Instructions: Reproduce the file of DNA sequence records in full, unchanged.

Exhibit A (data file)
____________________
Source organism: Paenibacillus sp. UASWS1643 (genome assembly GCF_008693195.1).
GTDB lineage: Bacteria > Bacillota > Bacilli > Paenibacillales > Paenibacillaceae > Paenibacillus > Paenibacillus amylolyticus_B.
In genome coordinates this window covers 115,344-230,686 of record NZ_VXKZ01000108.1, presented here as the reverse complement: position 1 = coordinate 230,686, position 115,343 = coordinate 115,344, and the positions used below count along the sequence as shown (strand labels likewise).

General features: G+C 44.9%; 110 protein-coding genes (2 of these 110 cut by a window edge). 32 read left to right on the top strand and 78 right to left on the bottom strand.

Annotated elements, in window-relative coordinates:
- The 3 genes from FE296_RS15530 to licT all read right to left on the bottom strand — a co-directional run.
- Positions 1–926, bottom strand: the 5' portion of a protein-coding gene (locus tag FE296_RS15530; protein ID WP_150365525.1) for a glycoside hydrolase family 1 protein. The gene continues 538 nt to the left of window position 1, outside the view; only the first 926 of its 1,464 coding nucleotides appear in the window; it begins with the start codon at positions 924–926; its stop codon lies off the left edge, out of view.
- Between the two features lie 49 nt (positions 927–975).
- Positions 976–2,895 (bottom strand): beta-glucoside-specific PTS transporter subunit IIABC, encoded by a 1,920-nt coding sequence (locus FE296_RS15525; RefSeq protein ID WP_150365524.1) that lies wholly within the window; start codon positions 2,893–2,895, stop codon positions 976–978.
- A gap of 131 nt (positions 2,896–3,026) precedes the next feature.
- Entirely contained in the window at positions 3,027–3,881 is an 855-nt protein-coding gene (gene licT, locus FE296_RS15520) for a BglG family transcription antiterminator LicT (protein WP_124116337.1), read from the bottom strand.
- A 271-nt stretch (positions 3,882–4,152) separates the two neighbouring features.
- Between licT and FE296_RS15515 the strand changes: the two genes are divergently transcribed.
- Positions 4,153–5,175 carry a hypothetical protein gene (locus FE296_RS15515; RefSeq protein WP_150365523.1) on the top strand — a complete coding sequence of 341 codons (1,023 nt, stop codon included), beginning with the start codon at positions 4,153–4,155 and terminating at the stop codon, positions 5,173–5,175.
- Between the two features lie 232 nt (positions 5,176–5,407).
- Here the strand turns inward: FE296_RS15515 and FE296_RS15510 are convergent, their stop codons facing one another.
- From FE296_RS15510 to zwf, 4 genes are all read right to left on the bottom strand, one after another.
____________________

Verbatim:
Source organism: Paenibacillus sp. UASWS1643 (genome assembly GCF_008693195.1).
GTDB lineage: Bacteria > Bacillota > Bacilli > Paenibacillales > Paenibacillaceae > Paenibacillus > Paenibacillus amylolyticus_B.
In genome coordinates this window covers 115,344-230,686 of record NZ_VXKZ01000108.1, presented here as the reverse complement: position 1 = coordinate 230,686, position 115,343 = coordinate 115,344, and the positions used below count along the sequence as shown (strand labels likewise).

General features: G+C 44.9%; 110 protein-coding genes (2 of these 110 cut by a window edge). 32 read left to right on the top strand and 78 right to left on the bottom strand.

Annotated elements, in window-relative coordinates:
- The 3 genes from FE296_RS15530 to licT all read right to left on the bottom strand — a co-directional run.
- Positions 1–926, bottom strand: the 5' portion of a protein-coding gene (locus tag FE296_RS15530; protein ID WP_150365525.1) for a glycoside hydrolase family 1 protein. The gene continues 538 nt to the left of window position 1, outside the view; only the first 926 of its 1,464 coding nucleotides appear in the window; it begins with the start codon at positions 924–926; its stop codon lies off the left edge, out of view.
- Between the two features lie 49 nt (positions 927–975).
- Positions 976–2,895 (bottom strand): beta-glucoside-specific PTS transporter subunit IIABC, encoded by a 1,920-nt coding sequence (locus FE296_RS15525; RefSeq protein ID WP_150365524.1) that lies wholly within the window; start codon positions 2,893–2,895, stop codon positions 976–978.
- A gap of 131 nt (positions 2,896–3,026) precedes the next feature.
- Entirely contained in the window at positions 3,027–3,881 is an 855-nt protein-coding gene (gene licT, locus FE296_RS15520) for a BglG family transcription antiterminator LicT (protein WP_124116337.1), read from the bottom strand.
- A 271-nt stretch (positions 3,882–4,152) separates the two neighbouring features.
- Between licT and FE296_RS15515 the strand changes: the two genes are divergently transcribed.
- Positions 4,153–5,175 carry a hypothetical protein gene (locus FE296_RS15515; RefSeq protein WP_150365523.1) on the top strand — a complete coding sequence of 341 codons (1,023 nt, stop codon included), beginning with the start codon at positions 4,153–4,155 and terminating at the stop codon, positions 5,173–5,175.
- Between the two features lie 232 nt (positions 5,176–5,407).
- Here the strand turns inward: FE296_RS15515 and FE296_RS15510 are convergent, their stop codons facing one another.
- From FE296_RS15510 to zwf, 4 genes are all read right to left on the bottom strand, one after another.